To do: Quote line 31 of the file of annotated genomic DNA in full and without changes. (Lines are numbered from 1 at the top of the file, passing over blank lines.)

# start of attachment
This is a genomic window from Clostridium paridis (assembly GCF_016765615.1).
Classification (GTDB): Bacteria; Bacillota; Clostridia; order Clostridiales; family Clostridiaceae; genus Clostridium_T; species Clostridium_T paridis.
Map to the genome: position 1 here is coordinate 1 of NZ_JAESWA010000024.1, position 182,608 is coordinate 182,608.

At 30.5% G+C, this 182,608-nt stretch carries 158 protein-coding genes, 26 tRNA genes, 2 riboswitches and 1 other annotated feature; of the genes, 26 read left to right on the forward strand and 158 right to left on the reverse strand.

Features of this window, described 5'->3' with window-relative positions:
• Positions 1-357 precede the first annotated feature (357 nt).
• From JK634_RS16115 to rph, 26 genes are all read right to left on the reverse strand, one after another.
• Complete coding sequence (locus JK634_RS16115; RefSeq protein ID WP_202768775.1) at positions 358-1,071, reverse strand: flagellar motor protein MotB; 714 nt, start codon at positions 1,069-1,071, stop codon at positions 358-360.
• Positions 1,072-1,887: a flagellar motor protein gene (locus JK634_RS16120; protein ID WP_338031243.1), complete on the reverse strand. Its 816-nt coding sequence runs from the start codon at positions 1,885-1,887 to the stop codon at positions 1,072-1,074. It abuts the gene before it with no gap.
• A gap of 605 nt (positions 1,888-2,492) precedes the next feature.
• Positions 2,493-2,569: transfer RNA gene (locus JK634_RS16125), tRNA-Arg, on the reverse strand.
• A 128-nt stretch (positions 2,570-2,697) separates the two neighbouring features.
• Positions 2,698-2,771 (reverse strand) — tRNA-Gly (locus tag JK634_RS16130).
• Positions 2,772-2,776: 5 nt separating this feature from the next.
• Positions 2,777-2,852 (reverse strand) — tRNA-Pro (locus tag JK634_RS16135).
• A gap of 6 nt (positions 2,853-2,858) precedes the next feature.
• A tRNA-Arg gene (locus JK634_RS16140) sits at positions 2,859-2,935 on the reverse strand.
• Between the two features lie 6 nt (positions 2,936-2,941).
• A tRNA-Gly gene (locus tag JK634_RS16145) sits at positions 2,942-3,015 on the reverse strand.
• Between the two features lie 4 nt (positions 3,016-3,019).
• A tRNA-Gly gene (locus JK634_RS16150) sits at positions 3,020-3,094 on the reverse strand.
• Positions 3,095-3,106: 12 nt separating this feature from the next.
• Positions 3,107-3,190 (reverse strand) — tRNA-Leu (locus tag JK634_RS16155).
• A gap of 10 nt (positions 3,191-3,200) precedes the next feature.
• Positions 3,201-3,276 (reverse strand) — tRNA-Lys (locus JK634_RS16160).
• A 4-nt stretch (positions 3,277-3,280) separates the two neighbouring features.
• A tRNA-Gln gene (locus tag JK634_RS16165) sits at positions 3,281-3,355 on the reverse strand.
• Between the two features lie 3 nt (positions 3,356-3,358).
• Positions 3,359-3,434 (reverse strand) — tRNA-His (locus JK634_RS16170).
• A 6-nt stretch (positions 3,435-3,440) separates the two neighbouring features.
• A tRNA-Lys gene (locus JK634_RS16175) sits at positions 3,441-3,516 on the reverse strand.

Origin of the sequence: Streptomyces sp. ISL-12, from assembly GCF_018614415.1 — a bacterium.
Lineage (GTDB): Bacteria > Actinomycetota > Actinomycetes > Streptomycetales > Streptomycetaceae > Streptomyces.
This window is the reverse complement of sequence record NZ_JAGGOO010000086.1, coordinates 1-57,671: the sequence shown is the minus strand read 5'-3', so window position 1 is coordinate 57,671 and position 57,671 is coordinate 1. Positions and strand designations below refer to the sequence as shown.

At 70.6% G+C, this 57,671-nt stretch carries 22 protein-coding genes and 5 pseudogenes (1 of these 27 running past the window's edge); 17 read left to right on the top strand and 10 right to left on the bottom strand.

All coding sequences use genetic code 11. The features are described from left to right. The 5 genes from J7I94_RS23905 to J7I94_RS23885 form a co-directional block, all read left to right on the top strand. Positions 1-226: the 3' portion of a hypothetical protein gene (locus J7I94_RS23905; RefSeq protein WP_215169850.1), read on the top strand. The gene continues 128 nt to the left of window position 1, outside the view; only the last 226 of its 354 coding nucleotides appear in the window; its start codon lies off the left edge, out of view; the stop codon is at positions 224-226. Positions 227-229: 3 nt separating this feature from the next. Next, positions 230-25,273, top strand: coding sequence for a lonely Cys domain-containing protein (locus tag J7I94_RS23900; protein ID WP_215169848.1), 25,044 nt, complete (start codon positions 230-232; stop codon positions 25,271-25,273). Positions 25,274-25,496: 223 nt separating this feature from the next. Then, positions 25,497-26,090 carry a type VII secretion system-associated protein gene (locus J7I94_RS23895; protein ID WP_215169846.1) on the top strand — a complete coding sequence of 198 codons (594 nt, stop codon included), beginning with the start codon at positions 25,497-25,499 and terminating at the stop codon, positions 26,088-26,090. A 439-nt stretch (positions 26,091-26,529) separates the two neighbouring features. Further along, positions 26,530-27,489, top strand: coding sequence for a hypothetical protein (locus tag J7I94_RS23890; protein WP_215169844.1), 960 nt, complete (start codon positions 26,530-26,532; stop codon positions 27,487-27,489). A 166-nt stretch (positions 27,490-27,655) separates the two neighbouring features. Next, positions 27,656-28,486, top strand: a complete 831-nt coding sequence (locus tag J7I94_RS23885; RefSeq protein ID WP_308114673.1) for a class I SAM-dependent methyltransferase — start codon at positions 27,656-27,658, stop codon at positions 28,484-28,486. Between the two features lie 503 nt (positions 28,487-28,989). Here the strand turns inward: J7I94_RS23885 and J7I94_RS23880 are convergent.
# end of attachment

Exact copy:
• A tRNA-Lys gene (locus JK634_RS16175) sits at positions 3,441-3,516 on the reverse strand.